Symmetry can frequently be useful however, for guaranteeing consistency and fairness. Multiplayer games are frequently symmetric in order to maintain fairness between teams. Asymmetric multiplayer games (Counter Strike, Overwatch, TF2, who serves in Tennis) are frequently played with the sides reversed to create symmetry, to give each team a chance to play each side. Many hitboxes for competitive games are designed to standardize oddities to create consistent outcomes (such as projecting 3d hitboxes orthographically). In boxing, left handed boxers (called southpaw) are frequently said to have an advantage, because they fight with their strong hand on the same side as their opponent. This breaks the mirroring of strong right arm versus strong right arm, closed stance, or open stance. The general rule is that asymmetry creates interest and breaks up redundancy, but symmetry creates fairness and consistency.
Developers should recognize framing and be careful with whether they label something a bonus or a penalty. If it’s more common to be “penalized” than to not be, players would probably prefer if that lack of penalty were framed as a bonus instead. Skilled players should recognize isomorphic game systems and not assign meaning based on whether the developer calls something a bonus or penalty. Developers should attempt at every stage of development to try to have relationships between different elements change in proportion, rather than retain the same proportion at a different scale, rotation, or so on. This means introducing reasons why the characters might want to rotate or not, or move around relative to each other or not. It means making levels, attacks, scaling, asymmetric relative to rotation, position, distance, and time.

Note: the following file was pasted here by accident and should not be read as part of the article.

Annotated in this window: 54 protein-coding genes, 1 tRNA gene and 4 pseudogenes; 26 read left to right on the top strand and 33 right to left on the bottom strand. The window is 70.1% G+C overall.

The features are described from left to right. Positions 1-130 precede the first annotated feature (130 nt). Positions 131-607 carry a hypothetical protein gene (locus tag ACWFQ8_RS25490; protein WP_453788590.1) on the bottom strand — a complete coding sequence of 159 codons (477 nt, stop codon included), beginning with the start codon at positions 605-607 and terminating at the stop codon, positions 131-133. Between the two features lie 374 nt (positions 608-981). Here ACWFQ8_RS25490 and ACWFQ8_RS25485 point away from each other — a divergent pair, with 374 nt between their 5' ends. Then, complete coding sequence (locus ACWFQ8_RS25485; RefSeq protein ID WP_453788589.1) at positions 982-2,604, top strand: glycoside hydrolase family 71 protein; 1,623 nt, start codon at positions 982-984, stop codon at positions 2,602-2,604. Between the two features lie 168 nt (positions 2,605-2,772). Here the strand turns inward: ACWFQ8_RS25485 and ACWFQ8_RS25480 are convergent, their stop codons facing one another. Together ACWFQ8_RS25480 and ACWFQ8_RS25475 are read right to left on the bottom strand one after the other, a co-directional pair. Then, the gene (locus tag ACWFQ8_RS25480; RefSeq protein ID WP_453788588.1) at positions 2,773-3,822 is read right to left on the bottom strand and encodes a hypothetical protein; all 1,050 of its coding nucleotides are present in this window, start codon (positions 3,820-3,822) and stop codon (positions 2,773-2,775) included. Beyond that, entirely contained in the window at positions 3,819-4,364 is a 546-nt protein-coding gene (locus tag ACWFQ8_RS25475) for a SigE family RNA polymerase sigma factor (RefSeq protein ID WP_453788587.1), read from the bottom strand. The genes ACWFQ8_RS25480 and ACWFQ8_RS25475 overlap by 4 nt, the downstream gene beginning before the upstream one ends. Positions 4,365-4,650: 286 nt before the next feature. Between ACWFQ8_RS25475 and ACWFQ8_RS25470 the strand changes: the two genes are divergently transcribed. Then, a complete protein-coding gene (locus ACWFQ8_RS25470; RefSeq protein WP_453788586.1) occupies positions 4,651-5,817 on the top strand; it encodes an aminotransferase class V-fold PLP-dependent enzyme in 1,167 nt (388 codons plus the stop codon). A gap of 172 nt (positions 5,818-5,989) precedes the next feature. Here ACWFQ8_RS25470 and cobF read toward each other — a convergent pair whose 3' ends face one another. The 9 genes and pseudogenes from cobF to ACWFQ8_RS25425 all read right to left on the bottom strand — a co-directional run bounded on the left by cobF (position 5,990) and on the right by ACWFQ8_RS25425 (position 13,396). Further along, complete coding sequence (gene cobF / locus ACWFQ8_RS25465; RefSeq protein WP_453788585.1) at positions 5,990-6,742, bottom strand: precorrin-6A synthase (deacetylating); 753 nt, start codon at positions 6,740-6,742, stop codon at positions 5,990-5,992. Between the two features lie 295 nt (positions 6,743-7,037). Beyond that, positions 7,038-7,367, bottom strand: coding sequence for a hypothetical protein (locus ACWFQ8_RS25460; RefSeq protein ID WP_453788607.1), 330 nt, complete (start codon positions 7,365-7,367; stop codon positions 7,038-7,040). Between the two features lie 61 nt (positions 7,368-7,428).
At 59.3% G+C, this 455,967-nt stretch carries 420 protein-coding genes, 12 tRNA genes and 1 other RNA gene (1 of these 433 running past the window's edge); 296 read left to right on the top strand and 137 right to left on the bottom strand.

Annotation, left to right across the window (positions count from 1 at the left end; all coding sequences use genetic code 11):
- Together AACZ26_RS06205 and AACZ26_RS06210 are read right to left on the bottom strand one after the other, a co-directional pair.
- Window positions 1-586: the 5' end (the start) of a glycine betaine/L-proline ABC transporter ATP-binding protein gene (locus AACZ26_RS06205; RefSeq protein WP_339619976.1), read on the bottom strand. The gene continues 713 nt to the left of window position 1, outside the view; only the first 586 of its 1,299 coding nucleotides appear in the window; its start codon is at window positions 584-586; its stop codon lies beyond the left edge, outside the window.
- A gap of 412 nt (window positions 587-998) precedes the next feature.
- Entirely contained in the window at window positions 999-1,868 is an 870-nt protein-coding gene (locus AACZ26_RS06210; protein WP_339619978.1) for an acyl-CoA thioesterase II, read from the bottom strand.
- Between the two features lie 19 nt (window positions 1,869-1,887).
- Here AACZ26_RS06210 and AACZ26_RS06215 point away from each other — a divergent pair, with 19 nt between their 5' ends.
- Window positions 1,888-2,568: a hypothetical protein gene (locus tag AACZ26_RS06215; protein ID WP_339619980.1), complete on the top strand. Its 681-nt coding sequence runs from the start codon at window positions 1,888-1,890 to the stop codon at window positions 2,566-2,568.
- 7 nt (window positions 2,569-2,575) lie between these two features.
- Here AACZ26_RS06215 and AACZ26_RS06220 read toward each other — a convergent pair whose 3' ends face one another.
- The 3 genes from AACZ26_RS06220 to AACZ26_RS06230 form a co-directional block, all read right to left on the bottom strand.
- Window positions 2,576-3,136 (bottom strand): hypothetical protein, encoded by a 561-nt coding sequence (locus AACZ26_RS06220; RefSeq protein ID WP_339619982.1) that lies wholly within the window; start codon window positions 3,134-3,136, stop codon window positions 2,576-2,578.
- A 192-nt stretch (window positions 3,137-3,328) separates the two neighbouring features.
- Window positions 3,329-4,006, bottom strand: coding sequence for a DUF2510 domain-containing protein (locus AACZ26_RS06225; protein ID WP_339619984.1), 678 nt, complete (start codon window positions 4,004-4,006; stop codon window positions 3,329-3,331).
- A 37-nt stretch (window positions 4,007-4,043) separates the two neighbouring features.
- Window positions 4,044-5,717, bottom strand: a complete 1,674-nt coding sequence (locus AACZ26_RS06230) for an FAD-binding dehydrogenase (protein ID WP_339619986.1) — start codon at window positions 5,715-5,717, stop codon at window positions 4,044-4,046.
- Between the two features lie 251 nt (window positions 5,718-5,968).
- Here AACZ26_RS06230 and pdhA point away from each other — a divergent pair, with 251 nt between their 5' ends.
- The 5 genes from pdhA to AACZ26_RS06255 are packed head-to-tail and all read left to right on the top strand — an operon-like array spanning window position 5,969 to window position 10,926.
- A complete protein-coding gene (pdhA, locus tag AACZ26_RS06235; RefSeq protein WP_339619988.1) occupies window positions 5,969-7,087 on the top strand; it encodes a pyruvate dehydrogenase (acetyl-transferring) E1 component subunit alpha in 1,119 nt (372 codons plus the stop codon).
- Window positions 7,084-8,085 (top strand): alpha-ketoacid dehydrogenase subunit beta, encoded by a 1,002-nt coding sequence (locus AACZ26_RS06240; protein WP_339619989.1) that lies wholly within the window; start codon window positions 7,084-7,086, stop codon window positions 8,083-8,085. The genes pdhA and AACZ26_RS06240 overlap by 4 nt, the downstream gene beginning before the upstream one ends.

“Most RPGs have self-similar proportionality between the characters’ health, damage output, and enemy health and damage output…beginning frequently feels the same as the experience at any other point in the game.”
Can you elaborate a bit more on this point from you post? Such as whether you consider it a negative overall if the experience is kept so consistent.
It reminds me somewhat of the discussion I’ve seen around dynamic difficulty in games and how some find that it can be a negative by keeping enemies and the difficulty feeling too ‘same-y’ throughout the whole game.